[Madlug] nfs, ext3, ande2fsck

John G. Heim jheim at math.wisc.edu
Sun Dec 27 17:35:52 CST 2009


From: "Mark Tinberg" <mtinberg at raven667.org>
To: "John G. Heim" <jheim at math.wisc.edu>
Cc: "madlug" <madlug at madisonlinux.org>
Sent: Thursday, December 17, 2009 11:38 AM
Subject: Re: [Madlug] nfs, ext3, ande2fsck


> Comments in-line
>
> --  Mark Tinberg
>
> On Dec 16, 2009, at 16:43, "John G. Heim" <jheim at math.wisc.edu> wrote:
>
>>
>> vm. I would think vmware hides that from the virtual machine. Is  there 
>> any
>> point in running smartmond on a virtual disk?
>>
>
>
> You are right, there is no point in doing any hardware monitoring  inside 
> the guest VM.
>
>> Also, I can't access the console of the machine because vmware  doesn't 
>> work
>> well enough with my screen reader for me to do that. I have to do  all 
>> this remotely.
>>
>
> I thought there was a way to enable serial console for the VM but you  had 
> to edit the VMX file, the settings for it weren't exposed in the  ui. If I 
> recall correctly you could make the virtual serial port show  up as a file 
> on the vmware host.
>
>>  Nothing. Yet, the umount command kept
>> saying the file system was busy.
>>
>
> You probably already checked for this but are there any other  filesystems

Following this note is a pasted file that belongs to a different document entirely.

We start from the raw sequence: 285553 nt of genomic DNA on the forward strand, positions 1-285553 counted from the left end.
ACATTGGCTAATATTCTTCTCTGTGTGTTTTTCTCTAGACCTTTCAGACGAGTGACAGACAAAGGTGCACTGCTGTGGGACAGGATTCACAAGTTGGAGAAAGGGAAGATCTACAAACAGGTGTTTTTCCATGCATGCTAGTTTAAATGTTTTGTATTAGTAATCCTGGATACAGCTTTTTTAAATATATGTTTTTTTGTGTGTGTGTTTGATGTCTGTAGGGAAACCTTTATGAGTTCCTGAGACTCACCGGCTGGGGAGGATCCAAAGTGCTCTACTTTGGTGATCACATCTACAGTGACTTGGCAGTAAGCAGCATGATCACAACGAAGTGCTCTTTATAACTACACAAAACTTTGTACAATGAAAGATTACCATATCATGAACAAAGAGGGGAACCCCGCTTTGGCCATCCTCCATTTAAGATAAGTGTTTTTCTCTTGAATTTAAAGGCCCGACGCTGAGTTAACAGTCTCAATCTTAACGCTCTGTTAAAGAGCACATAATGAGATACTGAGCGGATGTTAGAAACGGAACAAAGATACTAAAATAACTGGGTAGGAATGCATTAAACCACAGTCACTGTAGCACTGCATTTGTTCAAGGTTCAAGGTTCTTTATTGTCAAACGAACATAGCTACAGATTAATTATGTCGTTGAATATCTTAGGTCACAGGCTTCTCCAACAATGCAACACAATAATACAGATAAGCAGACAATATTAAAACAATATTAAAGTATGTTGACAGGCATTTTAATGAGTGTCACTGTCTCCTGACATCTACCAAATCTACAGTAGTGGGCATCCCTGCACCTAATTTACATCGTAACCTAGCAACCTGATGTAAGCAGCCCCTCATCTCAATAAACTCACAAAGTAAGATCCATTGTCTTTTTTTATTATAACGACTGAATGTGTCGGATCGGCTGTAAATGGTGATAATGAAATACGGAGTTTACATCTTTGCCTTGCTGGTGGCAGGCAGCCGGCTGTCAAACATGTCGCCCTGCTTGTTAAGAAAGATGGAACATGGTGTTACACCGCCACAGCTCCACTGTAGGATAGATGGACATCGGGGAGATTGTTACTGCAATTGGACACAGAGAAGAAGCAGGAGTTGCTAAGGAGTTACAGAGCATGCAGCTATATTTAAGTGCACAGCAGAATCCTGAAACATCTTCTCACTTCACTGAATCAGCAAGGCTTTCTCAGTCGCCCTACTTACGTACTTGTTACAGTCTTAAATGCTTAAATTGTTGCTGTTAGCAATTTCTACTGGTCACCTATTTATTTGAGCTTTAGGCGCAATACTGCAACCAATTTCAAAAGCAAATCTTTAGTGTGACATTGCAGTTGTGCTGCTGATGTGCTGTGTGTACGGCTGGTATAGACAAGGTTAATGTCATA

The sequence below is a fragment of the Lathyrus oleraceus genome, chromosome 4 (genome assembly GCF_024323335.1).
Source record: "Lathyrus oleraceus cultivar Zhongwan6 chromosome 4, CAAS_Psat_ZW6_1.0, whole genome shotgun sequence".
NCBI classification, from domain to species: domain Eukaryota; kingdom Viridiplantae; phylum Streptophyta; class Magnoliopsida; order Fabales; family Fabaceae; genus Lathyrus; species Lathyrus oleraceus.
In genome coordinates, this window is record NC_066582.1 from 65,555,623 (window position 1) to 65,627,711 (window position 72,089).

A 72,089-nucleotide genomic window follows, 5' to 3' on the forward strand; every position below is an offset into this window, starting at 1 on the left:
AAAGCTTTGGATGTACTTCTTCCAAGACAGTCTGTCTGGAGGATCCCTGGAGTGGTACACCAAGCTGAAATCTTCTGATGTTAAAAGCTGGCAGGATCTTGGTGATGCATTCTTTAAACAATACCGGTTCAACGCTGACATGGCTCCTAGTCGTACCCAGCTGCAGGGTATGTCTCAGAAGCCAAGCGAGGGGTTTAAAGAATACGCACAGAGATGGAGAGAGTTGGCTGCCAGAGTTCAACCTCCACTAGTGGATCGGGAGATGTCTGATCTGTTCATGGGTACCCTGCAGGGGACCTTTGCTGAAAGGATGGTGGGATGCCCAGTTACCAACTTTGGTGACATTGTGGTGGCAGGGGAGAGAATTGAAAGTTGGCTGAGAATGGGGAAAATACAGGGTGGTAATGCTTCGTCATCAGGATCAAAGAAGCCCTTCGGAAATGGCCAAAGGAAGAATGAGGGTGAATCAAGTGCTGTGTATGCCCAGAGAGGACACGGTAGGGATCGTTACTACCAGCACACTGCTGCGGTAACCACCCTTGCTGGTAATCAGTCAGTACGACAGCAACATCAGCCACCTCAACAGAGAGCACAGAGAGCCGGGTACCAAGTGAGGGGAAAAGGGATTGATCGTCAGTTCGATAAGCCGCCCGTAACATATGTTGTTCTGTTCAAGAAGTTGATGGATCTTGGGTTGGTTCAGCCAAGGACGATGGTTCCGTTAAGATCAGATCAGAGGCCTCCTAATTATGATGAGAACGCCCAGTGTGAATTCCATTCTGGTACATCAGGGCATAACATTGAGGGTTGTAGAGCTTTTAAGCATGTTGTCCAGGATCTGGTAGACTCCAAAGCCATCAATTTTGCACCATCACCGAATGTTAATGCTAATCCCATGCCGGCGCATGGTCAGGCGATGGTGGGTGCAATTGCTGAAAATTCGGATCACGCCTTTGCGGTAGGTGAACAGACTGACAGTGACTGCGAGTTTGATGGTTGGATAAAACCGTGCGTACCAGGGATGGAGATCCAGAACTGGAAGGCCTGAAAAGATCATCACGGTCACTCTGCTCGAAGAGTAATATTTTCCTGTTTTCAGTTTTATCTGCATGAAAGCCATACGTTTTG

> mounted under the path you are trying to umount. I've ran  into that 
> problem before.
>


Just a followup to my fsck troubles on a virtual machine.  The original 
problem was that my virtual machine would not reboot cleanly because it came 
up asking to go into maintenance mode due to file systems errors. I had to 
get sighted assistance to bring the machine up. So then at some later time, 
I brought the system down, fixed the file systems errors, and rebooted. But 
then the next day, 'fsck -n' indicated more errors on the same file system. 
So last Wednesday I brought the machine down again. But this time, after 
umounting the file system, e2fsck said the file system was clean. So trying 
to run fsck in readonly mode on a mounted ext3 file system must not work. 
It gave error messages on a file system that was actually clean.

I guess it is good news that there were no new errors on the file system but 
now I am at something of a loss as to how to keep the original  problem from 
happening again.  I don't want to find out about file systems errors upon 
reboot because the console is inaccessible. Well, maybe this is a vmware 
question. I guess I'll have to see if I can figure out a way to make the 
console accessible.





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